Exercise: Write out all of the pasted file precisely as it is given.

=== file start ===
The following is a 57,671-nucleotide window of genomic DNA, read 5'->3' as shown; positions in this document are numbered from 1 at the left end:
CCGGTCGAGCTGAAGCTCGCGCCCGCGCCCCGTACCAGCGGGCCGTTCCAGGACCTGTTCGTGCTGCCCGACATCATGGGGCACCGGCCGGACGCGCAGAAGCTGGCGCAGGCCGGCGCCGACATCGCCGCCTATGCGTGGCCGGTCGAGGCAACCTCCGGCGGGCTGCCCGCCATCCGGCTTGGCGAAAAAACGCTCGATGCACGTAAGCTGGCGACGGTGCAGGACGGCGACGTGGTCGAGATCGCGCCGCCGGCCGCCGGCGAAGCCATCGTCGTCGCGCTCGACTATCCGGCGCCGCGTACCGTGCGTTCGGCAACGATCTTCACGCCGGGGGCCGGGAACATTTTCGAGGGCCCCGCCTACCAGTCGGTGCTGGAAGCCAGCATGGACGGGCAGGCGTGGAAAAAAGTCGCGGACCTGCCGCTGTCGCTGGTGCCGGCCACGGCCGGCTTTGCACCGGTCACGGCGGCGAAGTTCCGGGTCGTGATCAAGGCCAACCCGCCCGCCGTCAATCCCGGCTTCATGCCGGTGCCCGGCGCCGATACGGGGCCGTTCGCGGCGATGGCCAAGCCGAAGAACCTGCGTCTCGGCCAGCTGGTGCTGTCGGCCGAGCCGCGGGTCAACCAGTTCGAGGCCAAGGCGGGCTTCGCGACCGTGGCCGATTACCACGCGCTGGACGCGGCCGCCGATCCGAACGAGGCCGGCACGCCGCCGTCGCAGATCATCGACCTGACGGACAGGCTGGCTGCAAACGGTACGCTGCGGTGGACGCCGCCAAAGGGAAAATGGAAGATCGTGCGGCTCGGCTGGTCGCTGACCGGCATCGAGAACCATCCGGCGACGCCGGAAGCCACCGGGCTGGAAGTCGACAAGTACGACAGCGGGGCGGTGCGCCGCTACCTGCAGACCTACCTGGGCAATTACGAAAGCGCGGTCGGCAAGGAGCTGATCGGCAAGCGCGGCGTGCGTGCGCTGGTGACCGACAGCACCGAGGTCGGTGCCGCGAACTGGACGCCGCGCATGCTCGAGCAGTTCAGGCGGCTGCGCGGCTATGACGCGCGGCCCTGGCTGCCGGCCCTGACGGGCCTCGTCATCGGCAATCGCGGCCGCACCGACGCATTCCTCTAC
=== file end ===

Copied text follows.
The following is a 57,671-nucleotide window of genomic DNA, read 5'->3' as shown; positions in this document are numbered from 1 at the left end:
CCGGTCGAGCTGAAGCTCGCGCCCGCGCCCCGTACCAGCGGGCCGTTCCAGGACCTGTTCGTGCTGCCCGACATCATGGGGCACCGGCCGGACGCGCAGAAGCTGGCGCAGGCCGGCGCCGACATCGCCGCCTATGCGTGGCCGGTCGAGGCAACCTCCGGCGGGCTGCCCGCCATCCGGCTTGGCGAAAAAACGCTCGATGCACGTAAGCTGGCGACGGTGCAGGACGGCGACGTGGTCGAGATCGCGCCGCCGGCCGCCGGCGAAGCCATCGTCGTCGCGCTCGACTATCCGGCGCCGCGTACCGTGCGTTCGGCAACGATCTTCACGCCGGGGGCCGGGAACATTTTCGAGGGCCCCGCCTACCAGTCGGTGCTGGAAGCCAGCATGGACGGGCAGGCGTGGAAAAAAGTCGCGGACCTGCCGCTGTCGCTGGTGCCGGCCACGGCCGGCTTTGCACCGGTCACGGCGGCGAAGTTCCGGGTCGTGATCAAGGCCAACCCGCCCGCCGTCAATCCCGGCTTCATGCCGGTGCCCGGCGCCGATACGGGGCCGTTCGCGGCGATGGCCAAGCCGAAGAACCTGCGTCTCGGCCAGCTGGTGCTGTCGGCCGAGCCGCGGGTCAACCAGTTCGAGGCCAAGGCGGGCTTCGCGACCGTGGCCGATTACCACGCGCTGGACGCGGCCGCCGATCCGAACGAGGCCGGCACGCCGCCGTCGCAGATCATCGACCTGACGGACAGGCTGGCTGCAAACGGTACGCTGCGGTGGACGCCGCCAAAGGGAAAATGGAAGATCGTGCGGCTCGGCTGGTCGCTGACCGGCATCGAGAACCATCCGGCGACGCCGGAAGCCACCGGGCTGGAAGTCGACAAGTACGACAGCGGGGCGGTGCGCCGCTACCTGCAGACCTACCTGGGCAATTACGAAAGCGCGGTCGGCAAGGAGCTGATCGGCAAGCGCGGCGTGCGTGCGCTGGTGACCGACAGCACCGAGGTCGGTGCCGCGAACTGGACGCCGCGCATGCTCGAGCAGTTCAGGCGGCTGCGCGGCTATGACGCGCGGCCCTGGCTGCCGGCCCTGACGGGCCTCGTCATCGGCAATCGCGGCCGCACCGACGCATTCCTCTAC